As schools decide whether or not to hold class in person or online, one big question is at the root of it all — how much is it going to cost? The funding debate has been front and center, from the federal level down to the state and local districts, each playing its own part in planning for the next school year. There are many challenges ahead to keep students learning and everyone safe and all of it comes with a price tag.
At Sternberger Elementary School in Greensboro, Chief Academic Officer Whitney Oakley shows how they made space for social distancing and desks — a cafeteria turned into a classroom. She points to the tables in the hallway.
“These would be way too close together for kids to sit and each lunch together in a cafeteria,” says Oakley.
No carpet or fabric chairs are in this classroom. Decorations are minimal and no books or other shared supplies can be found.
"No District Has The Answers"
This is what it would look like under Governor Roy Cooper's Plan B, a mix of in-person classes and remote learning. But this large urban district has scrapped that method for now. Instead, students will begin the first nine weeks remotely.
“No district in this country has the answers to this,” says Guilford County Schools Superintendent Sharon Contreras. “It's just all too new. And we don't know where this virus is going, if schools will reopen.”
Contreras says the district would need an estimated nearly $100 million to fully reopen buildings.
School leaders also worry about fluctuations in enrollment that could impact how much money the state allots to their district. More students equals more in their budget. What if headcounts shrink, or enrollment surges when they do reenter buildings? That's why local districts are pushing for the state legislature to hold school districts harmless, meaning not penalizing them financially for enrollment changes.
“Districts and schools could face cuts in staff allotments and other funding tied to student enrollment if hold harmless provisions aren't made,” says Contreras.
The state has sent PPE starter packs, providing a two-month supply for nurses and staff to conduct health screenings. That includes thermometers, facemasks, and gowns.
There's been federal CARES ACT funding to help North Carolina during the pandemic. As of late July, more than $726 million has been allocated for K-12 public schools.
But not all of it for trickles directly down to districts. It's a complicated process — several pots of money distributed to different departments. That can dictate how and when it's spent.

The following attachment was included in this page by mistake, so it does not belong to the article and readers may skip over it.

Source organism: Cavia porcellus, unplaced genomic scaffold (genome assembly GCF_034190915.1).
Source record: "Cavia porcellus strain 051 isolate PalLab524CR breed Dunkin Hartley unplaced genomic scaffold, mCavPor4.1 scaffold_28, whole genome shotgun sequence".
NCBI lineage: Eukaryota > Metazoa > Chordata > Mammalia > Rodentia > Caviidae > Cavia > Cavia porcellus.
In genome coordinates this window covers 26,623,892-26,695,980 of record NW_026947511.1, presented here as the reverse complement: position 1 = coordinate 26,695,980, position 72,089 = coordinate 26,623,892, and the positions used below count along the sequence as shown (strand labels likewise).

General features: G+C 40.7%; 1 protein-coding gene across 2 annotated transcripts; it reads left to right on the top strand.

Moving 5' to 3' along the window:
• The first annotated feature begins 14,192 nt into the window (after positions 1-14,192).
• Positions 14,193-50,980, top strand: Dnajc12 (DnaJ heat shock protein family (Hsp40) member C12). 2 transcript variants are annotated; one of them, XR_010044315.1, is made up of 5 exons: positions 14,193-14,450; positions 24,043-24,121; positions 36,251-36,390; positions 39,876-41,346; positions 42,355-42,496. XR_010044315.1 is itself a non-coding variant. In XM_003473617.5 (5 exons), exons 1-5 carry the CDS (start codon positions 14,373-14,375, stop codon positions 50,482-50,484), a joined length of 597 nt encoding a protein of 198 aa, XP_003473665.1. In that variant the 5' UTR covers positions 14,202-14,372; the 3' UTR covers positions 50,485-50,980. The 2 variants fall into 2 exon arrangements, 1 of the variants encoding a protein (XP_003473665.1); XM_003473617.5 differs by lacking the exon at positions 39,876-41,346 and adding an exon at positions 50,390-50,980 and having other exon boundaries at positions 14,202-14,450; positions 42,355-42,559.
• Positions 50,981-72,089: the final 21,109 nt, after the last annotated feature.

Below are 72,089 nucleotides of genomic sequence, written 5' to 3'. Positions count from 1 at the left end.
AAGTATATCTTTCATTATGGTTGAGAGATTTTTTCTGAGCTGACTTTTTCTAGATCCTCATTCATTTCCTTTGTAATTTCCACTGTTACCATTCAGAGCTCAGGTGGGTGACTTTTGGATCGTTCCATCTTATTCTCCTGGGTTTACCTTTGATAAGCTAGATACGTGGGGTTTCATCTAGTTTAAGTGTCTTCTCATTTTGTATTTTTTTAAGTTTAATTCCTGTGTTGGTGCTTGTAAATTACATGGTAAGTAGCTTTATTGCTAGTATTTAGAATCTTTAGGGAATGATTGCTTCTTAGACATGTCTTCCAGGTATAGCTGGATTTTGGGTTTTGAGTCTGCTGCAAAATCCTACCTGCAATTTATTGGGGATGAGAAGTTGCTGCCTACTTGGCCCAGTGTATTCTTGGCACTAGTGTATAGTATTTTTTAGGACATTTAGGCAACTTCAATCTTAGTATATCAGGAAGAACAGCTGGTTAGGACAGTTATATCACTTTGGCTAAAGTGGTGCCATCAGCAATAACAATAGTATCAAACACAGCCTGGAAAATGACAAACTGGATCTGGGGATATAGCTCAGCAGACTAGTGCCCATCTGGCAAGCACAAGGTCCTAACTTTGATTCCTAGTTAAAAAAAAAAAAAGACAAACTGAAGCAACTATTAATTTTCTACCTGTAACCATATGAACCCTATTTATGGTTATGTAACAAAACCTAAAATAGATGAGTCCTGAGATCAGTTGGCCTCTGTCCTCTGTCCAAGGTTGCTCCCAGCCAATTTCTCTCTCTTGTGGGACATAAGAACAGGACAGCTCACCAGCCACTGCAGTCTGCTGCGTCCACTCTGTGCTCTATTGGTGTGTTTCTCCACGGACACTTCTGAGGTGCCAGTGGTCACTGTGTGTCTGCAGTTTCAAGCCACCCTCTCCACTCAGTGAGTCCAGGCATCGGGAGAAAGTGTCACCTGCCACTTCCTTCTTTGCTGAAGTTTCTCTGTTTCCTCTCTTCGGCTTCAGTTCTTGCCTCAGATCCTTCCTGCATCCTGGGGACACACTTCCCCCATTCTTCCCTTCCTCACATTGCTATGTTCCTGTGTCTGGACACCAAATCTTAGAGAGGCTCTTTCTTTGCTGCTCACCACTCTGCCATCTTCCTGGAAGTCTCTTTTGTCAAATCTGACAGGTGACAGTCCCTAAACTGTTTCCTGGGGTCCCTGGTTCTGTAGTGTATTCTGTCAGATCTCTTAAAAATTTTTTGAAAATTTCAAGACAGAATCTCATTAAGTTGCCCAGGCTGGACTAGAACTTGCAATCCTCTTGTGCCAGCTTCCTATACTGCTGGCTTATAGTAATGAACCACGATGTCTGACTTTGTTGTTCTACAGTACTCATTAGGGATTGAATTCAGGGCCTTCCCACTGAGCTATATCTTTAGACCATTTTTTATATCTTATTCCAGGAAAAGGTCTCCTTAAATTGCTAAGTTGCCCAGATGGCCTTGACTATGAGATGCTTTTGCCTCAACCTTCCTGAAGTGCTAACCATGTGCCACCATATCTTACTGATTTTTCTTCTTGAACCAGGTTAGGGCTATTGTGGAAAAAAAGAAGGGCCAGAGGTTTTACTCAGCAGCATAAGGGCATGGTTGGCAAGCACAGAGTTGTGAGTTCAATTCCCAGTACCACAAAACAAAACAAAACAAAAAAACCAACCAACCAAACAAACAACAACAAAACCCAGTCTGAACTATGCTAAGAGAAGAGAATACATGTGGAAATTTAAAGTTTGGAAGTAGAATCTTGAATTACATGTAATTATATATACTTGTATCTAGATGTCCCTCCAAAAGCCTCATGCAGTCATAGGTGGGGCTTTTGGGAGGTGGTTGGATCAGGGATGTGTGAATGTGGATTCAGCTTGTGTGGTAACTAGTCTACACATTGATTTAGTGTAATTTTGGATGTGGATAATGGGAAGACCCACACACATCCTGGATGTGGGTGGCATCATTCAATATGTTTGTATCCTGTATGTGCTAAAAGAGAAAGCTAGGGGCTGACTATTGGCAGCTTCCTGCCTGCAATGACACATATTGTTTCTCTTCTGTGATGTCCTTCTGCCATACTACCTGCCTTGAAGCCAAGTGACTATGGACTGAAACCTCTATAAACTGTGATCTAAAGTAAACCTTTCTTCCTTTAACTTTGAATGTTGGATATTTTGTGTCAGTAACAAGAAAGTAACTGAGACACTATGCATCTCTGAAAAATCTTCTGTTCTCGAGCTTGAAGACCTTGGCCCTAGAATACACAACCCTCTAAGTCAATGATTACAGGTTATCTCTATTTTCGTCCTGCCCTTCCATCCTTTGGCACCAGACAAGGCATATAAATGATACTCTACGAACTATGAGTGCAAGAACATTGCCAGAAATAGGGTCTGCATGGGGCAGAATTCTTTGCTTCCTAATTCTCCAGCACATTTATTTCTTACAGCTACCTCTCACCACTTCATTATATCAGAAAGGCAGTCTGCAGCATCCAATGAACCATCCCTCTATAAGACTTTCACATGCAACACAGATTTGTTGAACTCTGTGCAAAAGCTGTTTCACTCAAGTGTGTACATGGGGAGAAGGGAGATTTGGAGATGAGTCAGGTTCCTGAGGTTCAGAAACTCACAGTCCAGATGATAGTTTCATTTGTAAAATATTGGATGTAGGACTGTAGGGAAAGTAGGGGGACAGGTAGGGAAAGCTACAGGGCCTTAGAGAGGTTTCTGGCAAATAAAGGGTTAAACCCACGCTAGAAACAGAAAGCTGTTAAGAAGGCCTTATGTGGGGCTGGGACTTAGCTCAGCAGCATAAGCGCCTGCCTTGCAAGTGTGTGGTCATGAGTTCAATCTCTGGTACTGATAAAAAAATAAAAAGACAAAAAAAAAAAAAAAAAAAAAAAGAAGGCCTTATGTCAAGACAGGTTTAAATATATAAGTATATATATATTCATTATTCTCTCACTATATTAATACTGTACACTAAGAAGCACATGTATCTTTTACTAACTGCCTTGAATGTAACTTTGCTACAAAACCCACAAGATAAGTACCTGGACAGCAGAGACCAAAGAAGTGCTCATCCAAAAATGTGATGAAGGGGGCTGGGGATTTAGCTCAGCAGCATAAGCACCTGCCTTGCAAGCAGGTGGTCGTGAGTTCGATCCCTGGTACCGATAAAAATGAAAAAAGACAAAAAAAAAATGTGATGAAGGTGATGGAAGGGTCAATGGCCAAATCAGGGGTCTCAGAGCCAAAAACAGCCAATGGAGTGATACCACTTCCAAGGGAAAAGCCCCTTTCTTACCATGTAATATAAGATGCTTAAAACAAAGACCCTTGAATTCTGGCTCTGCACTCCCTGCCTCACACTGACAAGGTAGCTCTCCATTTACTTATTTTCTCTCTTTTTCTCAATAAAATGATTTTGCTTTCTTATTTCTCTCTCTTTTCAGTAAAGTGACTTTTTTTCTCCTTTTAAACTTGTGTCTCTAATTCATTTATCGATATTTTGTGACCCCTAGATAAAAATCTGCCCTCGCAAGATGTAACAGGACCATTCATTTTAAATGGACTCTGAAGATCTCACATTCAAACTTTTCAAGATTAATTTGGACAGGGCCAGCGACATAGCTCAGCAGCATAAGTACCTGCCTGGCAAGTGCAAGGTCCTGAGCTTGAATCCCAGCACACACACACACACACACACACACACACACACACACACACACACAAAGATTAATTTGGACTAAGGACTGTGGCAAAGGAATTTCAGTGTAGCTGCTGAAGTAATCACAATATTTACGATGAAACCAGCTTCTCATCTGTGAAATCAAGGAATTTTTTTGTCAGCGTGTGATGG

So Many Unknowns
Representative Jeffrey Elmore is a Republican who co-chairs the House Education Committee. He says it's hard to plan for what the costs will be when so much is up in the air.
“We have to be very specific on seeing how the systems are handling it and what the needs are and you just basically have to see that after they approach it with their plan and see where the shortcomings are,” says Elmore, who is also an elementary school teacher in Wilkes County.
Money issues are further compounded by existing inequities. A landmark case known as Leandro found the state's model unconstitutional because it fails to ensure that every student receives a sound education. Malishai "Shai" Woodbury with the Winston-Salem/Forsyth County School Board worries about the 7,000 students who didn't participate regularly in virtual learning last spring. Her district created teams on the ground to help reach these kids, something that also wasn't in their budget.
“You have the issue of equity, that the children that depend on public school for more than just academics but for a safe environment that's dependable, those kids don't have that anymore,” says Woodbury.
Smaller rural school districts are also scrambling. Watauga County Schools Superintendent Scott Elliott says one of the biggest obstacles is broadband access. It's all going to come with a hefty cost.
“You don't have to get too far out of town to find yourself in a place with no cell phone service and no high-speed internet,” says Elliott. "In a recent survey of our families, 25 percent of them didn't have access to high-speed internet in their homes because they couldn't afford it or because it simply doesn't exist.”
A Year Like No Other
Todd Warren, president of the Guilford County Association of Educators, is worried about the long-term impacts. He says many public schools are still lacking basic infrastructure needs like proper ventilation systems or enough classroom space.
“We had educators retiring and not bringing in enough new educators and right now we are watching a lot of educators deciding to take an early retirement rather than face the prospect of being close to 60 years old and going into a building that's not adequately resourced to keep them safe from a deadly disease,” says Warren.
Districts say if the pandemic drags on, they'll need a bailout, as demands for more technology grow both inside and outside of the classroom.
All they can do right now is to try their best to meet the needs of students, work with public health officials to monitor case trends, and prepare for a school year like no other.
Follow WFDD's Keri Brown on Twitter @kerib_news